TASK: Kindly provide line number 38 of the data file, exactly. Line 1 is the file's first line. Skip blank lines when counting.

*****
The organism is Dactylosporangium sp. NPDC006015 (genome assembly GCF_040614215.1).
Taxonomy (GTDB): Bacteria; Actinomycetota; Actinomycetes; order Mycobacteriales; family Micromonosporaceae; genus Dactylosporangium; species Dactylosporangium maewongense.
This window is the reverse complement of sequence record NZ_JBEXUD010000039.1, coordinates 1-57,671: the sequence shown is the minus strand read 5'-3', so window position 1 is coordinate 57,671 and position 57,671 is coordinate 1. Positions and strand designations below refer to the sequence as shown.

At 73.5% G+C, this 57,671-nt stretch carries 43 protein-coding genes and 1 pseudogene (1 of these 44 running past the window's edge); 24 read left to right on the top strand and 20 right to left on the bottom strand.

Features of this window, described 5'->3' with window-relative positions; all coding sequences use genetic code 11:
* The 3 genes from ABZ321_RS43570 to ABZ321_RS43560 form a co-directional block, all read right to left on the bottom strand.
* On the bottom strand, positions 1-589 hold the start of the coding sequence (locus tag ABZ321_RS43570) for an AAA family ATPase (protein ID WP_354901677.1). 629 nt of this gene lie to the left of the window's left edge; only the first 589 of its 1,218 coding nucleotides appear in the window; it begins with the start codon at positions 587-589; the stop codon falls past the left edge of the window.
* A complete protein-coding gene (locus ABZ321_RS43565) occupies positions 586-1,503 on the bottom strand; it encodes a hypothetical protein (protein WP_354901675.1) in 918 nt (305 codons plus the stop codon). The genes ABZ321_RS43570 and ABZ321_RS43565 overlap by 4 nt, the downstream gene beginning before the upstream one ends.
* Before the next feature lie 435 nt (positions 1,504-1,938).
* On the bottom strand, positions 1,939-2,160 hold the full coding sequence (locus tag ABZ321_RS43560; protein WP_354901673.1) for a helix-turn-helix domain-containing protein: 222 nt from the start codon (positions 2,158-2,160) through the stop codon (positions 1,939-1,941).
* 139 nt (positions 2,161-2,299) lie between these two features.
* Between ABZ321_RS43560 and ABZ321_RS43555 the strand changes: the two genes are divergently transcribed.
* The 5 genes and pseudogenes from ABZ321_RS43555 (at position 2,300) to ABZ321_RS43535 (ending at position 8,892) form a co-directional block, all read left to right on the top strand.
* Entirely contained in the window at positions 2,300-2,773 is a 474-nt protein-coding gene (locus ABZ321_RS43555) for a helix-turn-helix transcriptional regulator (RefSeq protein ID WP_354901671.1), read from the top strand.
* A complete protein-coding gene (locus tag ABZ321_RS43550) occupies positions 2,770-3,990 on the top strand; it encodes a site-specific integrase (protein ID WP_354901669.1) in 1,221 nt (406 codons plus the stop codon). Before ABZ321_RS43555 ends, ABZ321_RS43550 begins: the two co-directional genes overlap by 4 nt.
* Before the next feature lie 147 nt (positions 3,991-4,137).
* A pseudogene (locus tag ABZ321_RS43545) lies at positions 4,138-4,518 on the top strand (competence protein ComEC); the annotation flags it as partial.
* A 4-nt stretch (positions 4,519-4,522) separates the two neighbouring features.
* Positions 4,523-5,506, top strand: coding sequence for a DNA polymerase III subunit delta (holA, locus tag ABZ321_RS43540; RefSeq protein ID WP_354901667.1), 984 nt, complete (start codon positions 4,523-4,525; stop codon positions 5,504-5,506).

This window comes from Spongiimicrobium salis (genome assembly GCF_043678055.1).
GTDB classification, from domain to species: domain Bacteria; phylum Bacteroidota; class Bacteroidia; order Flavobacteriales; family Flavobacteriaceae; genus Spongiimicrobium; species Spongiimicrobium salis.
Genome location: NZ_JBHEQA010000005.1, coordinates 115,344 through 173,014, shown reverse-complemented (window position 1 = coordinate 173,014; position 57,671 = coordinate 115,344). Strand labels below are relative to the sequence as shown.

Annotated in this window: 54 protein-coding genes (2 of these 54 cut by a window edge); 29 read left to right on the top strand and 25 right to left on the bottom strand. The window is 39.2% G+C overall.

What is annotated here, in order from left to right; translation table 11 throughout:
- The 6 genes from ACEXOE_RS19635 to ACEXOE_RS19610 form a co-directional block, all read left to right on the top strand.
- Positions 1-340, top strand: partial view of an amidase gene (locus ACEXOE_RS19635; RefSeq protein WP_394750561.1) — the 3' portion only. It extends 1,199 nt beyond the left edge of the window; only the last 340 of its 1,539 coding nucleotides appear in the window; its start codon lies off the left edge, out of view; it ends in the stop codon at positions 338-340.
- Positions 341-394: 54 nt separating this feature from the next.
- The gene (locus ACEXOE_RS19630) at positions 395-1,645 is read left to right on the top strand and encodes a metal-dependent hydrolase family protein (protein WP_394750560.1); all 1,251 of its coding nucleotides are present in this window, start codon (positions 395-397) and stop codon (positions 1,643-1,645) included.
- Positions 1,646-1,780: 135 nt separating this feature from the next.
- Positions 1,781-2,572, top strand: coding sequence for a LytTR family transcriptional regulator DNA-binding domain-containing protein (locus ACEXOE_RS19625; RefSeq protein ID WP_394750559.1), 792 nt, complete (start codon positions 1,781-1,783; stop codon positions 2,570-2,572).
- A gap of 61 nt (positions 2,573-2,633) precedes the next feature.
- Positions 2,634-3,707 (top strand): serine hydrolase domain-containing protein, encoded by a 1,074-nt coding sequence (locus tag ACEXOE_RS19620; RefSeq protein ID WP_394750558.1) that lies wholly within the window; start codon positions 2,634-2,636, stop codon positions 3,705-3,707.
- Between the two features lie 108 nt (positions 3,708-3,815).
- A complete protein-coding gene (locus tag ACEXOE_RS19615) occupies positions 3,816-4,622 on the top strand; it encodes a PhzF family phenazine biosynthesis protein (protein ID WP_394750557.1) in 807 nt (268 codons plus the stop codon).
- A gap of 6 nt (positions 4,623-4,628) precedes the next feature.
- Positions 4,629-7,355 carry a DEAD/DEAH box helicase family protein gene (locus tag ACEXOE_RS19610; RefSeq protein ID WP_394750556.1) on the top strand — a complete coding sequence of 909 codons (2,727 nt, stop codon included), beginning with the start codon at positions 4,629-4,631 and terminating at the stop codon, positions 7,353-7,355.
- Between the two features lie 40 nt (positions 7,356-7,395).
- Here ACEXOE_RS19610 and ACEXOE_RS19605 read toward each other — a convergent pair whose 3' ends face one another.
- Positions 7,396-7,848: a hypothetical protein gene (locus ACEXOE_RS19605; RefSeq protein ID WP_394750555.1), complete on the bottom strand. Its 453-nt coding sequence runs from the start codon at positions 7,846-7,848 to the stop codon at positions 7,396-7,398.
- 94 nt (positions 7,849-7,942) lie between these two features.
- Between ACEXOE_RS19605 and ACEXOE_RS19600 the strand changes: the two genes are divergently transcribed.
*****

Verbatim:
- Here ACEXOE_RS19610 and ACEXOE_RS19605 read toward each other — a convergent pair whose 3' ends face one another.